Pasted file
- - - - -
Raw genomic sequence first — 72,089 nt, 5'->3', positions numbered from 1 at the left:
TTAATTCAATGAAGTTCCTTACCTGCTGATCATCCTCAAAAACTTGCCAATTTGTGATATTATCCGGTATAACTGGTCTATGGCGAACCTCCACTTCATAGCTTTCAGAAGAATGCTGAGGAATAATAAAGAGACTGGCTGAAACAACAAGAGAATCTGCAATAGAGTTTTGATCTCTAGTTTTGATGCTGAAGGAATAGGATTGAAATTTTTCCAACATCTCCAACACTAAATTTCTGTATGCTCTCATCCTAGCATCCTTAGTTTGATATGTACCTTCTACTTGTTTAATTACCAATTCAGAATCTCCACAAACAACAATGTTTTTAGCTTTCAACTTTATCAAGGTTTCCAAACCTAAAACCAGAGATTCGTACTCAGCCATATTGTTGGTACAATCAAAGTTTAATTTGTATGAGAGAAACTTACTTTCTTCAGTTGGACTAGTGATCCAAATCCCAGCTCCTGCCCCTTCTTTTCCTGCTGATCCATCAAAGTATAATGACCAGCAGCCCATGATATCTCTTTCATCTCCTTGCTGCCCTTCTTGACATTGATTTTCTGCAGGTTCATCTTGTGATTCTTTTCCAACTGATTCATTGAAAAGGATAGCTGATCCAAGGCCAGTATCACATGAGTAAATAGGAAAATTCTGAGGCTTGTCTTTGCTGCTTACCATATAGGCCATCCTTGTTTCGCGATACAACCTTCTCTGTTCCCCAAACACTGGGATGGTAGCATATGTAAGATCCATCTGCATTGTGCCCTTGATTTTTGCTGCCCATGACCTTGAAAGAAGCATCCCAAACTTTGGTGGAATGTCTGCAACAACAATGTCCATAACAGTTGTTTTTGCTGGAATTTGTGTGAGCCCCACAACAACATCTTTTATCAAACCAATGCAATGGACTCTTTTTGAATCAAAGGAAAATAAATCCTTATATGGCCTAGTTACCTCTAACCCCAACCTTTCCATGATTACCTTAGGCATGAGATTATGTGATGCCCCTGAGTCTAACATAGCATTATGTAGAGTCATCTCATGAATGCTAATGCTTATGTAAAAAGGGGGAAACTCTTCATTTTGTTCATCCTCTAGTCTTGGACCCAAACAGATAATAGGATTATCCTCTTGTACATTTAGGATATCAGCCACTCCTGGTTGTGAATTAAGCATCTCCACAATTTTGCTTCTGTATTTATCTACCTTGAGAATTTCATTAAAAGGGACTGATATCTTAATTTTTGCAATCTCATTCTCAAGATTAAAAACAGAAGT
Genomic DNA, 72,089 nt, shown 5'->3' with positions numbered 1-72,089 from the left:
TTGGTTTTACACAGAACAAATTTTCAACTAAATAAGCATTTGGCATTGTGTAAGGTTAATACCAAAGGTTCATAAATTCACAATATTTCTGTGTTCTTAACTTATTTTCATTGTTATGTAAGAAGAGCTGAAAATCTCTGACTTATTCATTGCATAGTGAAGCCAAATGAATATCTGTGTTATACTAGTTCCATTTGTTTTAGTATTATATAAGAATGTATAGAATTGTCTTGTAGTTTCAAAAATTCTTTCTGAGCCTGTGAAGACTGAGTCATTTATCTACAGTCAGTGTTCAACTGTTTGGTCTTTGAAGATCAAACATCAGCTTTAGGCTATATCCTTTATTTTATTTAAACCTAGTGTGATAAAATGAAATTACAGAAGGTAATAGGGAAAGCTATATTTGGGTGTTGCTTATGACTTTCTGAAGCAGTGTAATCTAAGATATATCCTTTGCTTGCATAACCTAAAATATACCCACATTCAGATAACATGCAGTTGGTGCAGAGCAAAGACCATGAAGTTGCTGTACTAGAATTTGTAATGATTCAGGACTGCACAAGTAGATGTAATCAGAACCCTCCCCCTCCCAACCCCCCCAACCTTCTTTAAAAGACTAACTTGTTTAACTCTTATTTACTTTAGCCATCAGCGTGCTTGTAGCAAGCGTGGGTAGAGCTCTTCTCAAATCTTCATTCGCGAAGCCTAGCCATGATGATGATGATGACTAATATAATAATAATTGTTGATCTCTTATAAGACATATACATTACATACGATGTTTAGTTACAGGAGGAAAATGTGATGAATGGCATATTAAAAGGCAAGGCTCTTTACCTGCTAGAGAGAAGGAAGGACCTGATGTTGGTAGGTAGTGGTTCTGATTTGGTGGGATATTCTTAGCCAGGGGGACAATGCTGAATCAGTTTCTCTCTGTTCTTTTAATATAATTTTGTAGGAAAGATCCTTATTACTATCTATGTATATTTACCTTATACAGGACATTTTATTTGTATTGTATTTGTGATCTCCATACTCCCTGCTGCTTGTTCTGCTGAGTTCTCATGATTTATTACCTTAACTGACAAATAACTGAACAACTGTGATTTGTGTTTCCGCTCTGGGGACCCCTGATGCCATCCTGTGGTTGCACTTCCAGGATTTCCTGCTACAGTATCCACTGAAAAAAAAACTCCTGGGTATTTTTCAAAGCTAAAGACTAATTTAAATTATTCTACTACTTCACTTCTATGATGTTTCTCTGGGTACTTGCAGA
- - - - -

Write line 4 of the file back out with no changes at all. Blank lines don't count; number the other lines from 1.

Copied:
TTGGTTTTACACAGAACAAATTTTCAACTAAATAAGCATTTGGCATTGTGTAAGGTTAATACCAAAGGTTCATAAATTCACAATATTTCTGTGTTCTTAACTTATTTTCATTGTTATGTAAGAAGAGCTGAAAATCTCTGACTTATTCATTGCATAGTGAAGCCAAATGAATATCTGTGTTATACTAGTTCCATTTGTTTTAGTATTATATAAGAATGTATAGAATTGTCTTGTAGTTTCAAAAATTCTTTCTGAGCCTGTGAAGACTGAGTCATTTATCTACAGTCAGTGTTCAACTGTTTGGTCTTTGAAGATCAAACATCAGCTTTAGGCTATATCCTTTATTTTATTTAAACCTAGTGTGATAAAATGAAATTACAGAAGGTAATAGGGAAAGCTATATTTGGGTGTTGCTTATGACTTTCTGAAGCAGTGTAATCTAAGATATATCCTTTGCTTGCATAACCTAAAATATACCCACATTCAGATAACATGCAGTTGGTGCAGAGCAAAGACCATGAAGTTGCTGTACTAGAATTTGTAATGATTCAGGACTGCACAAGTAGATGTAATCAGAACCCTCCCCCTCCCAACCCCCCCAACCTTCTTTAAAAGACTAACTTGTTTAACTCTTATTTACTTTAGCCATCAGCGTGCTTGTAGCAAGCGTGGGTAGAGCTCTTCTCAAATCTTCATTCGCGAAGCCTAGCCATGATGATGATGATGACTAATATAATAATAATTGTTGATCTCTTATAAGACATATACATTACATACGATGTTTAGTTACAGGAGGAAAATGTGATGAATGGCATATTAAAAGGCAAGGCTCTTTACCTGCTAGAGAGAAGGAAGGACCTGATGTTGGTAGGTAGTGGTTCTGATTTGGTGGGATATTCTTAGCCAGGGGGACAATGCTGAATCAGTTTCTCTCTGTTCTTTTAATATAATTTTGTAGGAAAGATCCTTATTACTATCTATGTATATTTACCTTATACAGGACATTTTATTTGTATTGTATTTGTGATCTCCATACTCCCTGCTGCTTGTTCTGCTGAGTTCTCATGATTTATTACCTTAACTGACAAATAACTGAACAACTGTGATTTGTGTTTCCGCTCTGGGGACCCCTGATGCCATCCTGTGGTTGCACTTCCAGGATTTCCTGCTACAGTATCCACTGAAAAAAAAACTCCTGGGTATTTTTCAAAGCTAAAGACTAATTTAAATTATTCTACTACTTCACTTCTATGATGTTTCTCTGGGTACTTGCAGA